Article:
Aces on Bridge — Daily Columns

The Aces on Bridge: Wednesday, April 11th, 2012

Doubts are more cruel than the worst of truths.


South North
North-South ♠ K Q 9 6 5
 A J 2
 A 3
♣ K 6 4
West East
♠ A 4 3
 8 5
 J 9 8 5
♣ Q J 10 8
♠ 10 8 7
 10 9 7 4 3
 10 7
♣ 9 5 3
♠ J 2
 K Q 6
 K Q 6 4 2
♣ A 7 2
South West North East
1 NT Pass 2 Pass
2♠ Pass 5 NT Pass
6 Pass 6 NT All pass


Today's problem is a defensive one, so put yourself in the West seat. South is declarer in six no-trump after opening one no-trump. North showed five spades, then offered a choice of small slams with his jump to five no-trump, rejecting South's suggestion of diamonds as a place to play.

You, West, lead the club queen, which declarer wins in dummy and plays a spade to his jack. Plan the defense.

You know that partner has no points at all. If you win the spade ace, you can be sure that declarer will be able to test spades with impunity before examining his other chances. Since the spades do split, declarer will surely come to 12 tricks. However, just because YOU know spades split, does not mean declarer can be as confident of this!

If you refuse to win your spade ace on this round and the next (perhaps even throwing in an echo with your small cards just to try to persuade declarer that things are not going his way), South will not know that spades are breaking. He may decide to test diamonds first. When they fail to break, he will go back to spades (hoping that the spades break and that whoever has the ace was originally short in diamonds), but now you will be able to win your ace and cash a diamond trick for down one.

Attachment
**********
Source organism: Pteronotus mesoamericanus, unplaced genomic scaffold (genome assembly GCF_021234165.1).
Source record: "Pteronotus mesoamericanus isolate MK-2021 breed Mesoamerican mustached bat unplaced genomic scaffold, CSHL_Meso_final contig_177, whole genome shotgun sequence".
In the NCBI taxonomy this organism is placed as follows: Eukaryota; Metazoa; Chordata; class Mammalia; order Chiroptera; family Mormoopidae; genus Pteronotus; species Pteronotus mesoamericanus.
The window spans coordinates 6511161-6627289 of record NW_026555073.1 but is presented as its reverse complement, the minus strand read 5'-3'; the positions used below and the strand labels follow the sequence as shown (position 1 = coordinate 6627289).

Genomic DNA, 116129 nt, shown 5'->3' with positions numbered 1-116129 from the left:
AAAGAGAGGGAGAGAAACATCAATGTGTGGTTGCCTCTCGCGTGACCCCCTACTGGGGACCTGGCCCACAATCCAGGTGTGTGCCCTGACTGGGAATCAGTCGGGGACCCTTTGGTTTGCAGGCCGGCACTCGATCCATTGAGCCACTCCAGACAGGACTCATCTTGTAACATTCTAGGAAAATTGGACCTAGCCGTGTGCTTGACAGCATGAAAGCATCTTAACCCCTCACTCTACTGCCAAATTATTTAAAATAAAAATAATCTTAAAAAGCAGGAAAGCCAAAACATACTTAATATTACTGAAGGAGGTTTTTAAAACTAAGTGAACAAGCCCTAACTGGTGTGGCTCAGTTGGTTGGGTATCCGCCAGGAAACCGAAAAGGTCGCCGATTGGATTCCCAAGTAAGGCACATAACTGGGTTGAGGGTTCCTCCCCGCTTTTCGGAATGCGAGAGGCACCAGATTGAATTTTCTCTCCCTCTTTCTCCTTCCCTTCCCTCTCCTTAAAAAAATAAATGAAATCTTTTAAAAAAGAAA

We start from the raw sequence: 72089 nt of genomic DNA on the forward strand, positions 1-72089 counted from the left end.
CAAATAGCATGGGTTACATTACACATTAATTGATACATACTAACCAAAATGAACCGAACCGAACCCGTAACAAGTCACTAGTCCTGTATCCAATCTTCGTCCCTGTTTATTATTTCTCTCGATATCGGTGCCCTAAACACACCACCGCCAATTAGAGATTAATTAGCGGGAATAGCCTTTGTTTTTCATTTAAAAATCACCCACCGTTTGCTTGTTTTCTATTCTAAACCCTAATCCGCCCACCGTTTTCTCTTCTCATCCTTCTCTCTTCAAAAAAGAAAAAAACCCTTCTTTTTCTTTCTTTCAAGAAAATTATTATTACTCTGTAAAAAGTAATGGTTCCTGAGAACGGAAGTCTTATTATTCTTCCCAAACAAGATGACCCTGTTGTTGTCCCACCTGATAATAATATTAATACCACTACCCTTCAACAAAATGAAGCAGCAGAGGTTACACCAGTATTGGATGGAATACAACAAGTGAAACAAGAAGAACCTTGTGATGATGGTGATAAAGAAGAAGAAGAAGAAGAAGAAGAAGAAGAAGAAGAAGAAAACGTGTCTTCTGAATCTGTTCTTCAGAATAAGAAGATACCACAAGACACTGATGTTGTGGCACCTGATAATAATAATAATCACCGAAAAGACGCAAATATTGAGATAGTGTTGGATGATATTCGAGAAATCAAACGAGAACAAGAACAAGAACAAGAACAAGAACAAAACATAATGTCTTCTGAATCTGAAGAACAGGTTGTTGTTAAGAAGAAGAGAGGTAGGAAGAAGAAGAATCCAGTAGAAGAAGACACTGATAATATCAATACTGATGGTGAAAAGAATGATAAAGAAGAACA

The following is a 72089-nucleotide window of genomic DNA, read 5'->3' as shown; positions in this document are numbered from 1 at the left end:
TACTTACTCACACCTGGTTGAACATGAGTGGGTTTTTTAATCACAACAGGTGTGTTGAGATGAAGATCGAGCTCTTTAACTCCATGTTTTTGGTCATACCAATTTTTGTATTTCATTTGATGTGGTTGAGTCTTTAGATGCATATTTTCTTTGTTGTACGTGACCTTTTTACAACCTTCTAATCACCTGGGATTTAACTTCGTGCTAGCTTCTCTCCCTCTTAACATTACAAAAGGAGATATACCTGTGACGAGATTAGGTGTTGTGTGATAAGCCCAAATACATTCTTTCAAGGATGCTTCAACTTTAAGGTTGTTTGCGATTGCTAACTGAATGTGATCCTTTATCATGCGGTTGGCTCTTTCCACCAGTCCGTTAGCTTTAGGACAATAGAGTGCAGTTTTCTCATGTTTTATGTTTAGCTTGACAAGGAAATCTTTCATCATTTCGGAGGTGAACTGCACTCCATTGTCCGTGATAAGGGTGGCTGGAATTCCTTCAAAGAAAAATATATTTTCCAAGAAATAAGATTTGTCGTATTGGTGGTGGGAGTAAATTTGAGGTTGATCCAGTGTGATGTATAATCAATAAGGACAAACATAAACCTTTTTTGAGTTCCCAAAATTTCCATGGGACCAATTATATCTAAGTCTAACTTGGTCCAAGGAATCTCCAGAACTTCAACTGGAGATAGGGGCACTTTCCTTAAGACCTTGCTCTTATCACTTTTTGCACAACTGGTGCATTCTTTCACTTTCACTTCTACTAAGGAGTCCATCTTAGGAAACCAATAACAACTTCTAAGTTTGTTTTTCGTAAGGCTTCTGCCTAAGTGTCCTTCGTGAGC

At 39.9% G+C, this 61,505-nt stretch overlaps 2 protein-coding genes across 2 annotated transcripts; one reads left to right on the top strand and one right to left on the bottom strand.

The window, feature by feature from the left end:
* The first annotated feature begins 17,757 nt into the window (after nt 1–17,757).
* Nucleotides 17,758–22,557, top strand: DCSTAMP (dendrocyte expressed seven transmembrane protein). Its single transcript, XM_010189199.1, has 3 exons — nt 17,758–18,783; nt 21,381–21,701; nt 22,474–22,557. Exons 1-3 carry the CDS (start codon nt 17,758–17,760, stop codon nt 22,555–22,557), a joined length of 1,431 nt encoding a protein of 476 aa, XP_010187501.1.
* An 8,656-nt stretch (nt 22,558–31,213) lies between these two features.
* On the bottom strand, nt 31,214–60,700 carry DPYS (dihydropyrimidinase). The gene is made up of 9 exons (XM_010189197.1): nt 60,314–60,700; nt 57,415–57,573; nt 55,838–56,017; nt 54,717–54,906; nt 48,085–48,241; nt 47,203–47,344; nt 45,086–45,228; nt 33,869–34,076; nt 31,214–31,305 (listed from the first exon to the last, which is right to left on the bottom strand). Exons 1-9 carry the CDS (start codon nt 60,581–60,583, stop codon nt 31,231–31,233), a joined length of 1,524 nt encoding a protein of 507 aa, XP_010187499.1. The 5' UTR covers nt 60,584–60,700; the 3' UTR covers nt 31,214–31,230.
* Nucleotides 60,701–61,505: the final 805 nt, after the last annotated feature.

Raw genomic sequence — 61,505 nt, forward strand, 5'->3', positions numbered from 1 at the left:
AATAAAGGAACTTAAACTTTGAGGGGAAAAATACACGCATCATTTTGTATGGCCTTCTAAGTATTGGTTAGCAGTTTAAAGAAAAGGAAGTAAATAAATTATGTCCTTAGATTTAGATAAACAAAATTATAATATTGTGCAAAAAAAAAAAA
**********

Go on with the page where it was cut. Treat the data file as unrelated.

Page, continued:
Ducking the spade is not sure to defeat the hand; winning it is sure to let the slam come home.

There are two attractive choices here. You might jump to three no-trump, suggesting a balanced hand with a good heart stop. Or you can bid two diamonds, natural and forcing, planning to bid no-trump later. I strongly prefer the second choice, since we might find out about an absence of spade stops for no-trump, or we might get to a club or diamond slam.


♠ J 2
 K Q 6
 K Q 6 4 2
♣ A 7 2
South West North East
1♣ 1

For details of Bobby Wolff’s autobiography, The Lone Wolff, contact If you would like to contact Bobby Wolff, please leave a comment at this blog. Reproduced with permission of United Feature Syndicate, Inc., Copyright 2012. If you are interested in reprinting The Aces on Bridge column, contact